music producer

Freeza Chin


You can follow Freeza here.

Where do you live?: Toronto

What do you do for work?: I am a DJ as well as an audio engineer and music producer. I co-own and operate a professional recording studio called Genesis Sound Inc.

What do you do for fulfillment?: My work basically crosses over into what I do for fulfilment, but on top of the music stuff I enjoy helping my friends in their creative endeavours.

What is your dream creative project?: My dream creative project is to build a musical body of work from the ground up for an amazing artist - writing, producing, recording, mixing and mastering the whole thing from start to finish (ideally with an unlimited budget).

Do you consider yourself a freshman, sophomore or senior in your field?: I would probably say somewhere between sophomore and senior. I've been a DJ for over 15 years and a profesional engineer for 8 years.

What can’t you leave the house without?: My phone!

Where's your favourite place to eat?: House Of Gourmet for legit chinese food at any hour

Where's your favourite place to dance?: Parts & Labour for PartyBoobyTrap, Apt. 200, The Socialite for Unruly Fridays or wherever YYY is at (usually NEST)

Where's your favourite place to drink?: I'm a pretty casual drinker and only really drink while I'm DJing, so wherever that may be at the time I suppose!

Where's your favourite place to shop?: MOOG Audio

What are your go-to tunes for getting ready to leave the house in the morning?: My alarm clock on my phone is "Heart Monitor Riddem" by Kurupt FM (and JAYEMKAYEM hates it).

What are your go-to tunes for exercising?: "Know Better" by Headie One, "Hold That (L)" by Rocks FOE or anything from Aidonia

What are your go-to tunes for going out for a night on the town?: "Bussdown" by Maxo Kream and "Turf" by Sean Leon makes me want to punch people.

Kindly recommend 3 people that inspire you: 

Tre Mission
Diamond Osoteo
Marcus Visionary

Who recommended you?: JAYEMKAYEM

Dom Dias

Dom Dias works double time as a graphic designer by day and music producer by night. His intricate production paired with his hands-on recording approach always makes for A1 quality tracks that push Toronto’s sound into further greatness, just as he did in his collaborations with Just John, Don and the upcoming Don II.

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Jesse Boykins III


You can follow Jesse here.

Photos by Mike Rousseau

Where are you from?: I was born in Chicago, Illinois and my childhood was spent in Jamaica, then Miami and New York. Now I’m here, in Los Angeles.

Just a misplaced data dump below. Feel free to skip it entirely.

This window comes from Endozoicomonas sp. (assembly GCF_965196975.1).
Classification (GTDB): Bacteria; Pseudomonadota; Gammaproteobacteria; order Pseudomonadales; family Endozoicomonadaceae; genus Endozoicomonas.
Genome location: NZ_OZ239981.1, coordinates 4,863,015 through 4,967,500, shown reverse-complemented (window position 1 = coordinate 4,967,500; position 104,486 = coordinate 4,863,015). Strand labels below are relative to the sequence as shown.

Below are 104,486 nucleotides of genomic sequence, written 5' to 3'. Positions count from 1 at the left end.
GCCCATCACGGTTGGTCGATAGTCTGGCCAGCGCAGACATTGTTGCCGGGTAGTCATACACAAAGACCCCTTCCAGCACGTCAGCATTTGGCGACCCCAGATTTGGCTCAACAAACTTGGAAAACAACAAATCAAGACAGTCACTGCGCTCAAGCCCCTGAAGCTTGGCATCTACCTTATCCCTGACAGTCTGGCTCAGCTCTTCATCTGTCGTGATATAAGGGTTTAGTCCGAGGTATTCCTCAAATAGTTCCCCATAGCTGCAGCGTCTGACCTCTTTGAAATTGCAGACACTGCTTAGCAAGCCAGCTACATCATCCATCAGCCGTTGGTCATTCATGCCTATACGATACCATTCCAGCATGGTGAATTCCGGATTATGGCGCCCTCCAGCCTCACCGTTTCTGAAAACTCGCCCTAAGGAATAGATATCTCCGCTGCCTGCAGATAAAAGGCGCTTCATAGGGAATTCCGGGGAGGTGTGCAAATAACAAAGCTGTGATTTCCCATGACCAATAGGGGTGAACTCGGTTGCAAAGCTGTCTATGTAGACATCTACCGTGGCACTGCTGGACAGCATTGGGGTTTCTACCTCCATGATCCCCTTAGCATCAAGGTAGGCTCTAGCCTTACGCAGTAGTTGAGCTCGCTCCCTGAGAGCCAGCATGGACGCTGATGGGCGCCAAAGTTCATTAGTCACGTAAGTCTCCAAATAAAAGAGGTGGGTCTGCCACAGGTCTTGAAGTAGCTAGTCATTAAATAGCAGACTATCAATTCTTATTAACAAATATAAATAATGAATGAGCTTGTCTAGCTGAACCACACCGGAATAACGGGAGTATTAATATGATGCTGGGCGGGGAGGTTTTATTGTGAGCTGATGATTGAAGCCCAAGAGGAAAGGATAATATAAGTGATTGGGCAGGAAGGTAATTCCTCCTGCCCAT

What do you do?: I sing and went to New School University for Jazz where I also taught myself how to produce. 

What is your dream creative project?: I believe firmly in collaboration. I feel like that’s what the art of music is; being able to have a band and have different energies combining to make this one entity. I don’t have a problem producing my own stuff; I just never want my voice to be the only thing that’s expressed. I have a lot to say for sure but not only do I learn in the experience of collaborating with someone, but we definitely bring things out of each other. So although I have been collaborating with some people since 2007, I still love to bring in new talent.

Is there something you wish you knew earlier?: I did all right early on; I was an independent artist, shooting all my own things but would have videos on TV and was getting awards for things I didn’t even know I was nominated for. The main thing I wish I knew earlier on in my career is the art of collaboration with brands, like I did last year. It started by just taking a lot of pictures and conceptualizing ideas and then they’d meet me and I’d have more to talk about besides the music. 

Tell us about the female project you’re doing and why did you decide to, instead of putting in the music, give women a direct voice with that project?: I always go back to my childhood and think about how certain situations were handled. I felt like most men didn’t necessarily take the time out to understand women. So I thought that was how you’re supposed to be as a man. And then growing older and having to deal with my ego within relationships, I realized that’s not how you should be as a man (laughs). Often when a man and woman have a conversation it feels like a show because of the concept of attraction. So with the women’s project I interviewed women ages 17-65 and asked questions that I felt they were probably never asked before. The questions were: ‘What do you love about being a woman?’ ‘Long term lust or short term love?’ ‘Tell me the first time you experienced love and the feelings that come with it?’ ‘Beauty or danger?’ ‘Climax or balance?’ ‘Chaos or structure?’ ‘All the things you hate about a man?’ ‘All the things you love about a man?’ ‘What’s on your list of a paper perfect man?’ ‘When I say Love Apparatus what’s the first thing that comes to your mind?’ And ‘do you like smiling?’.

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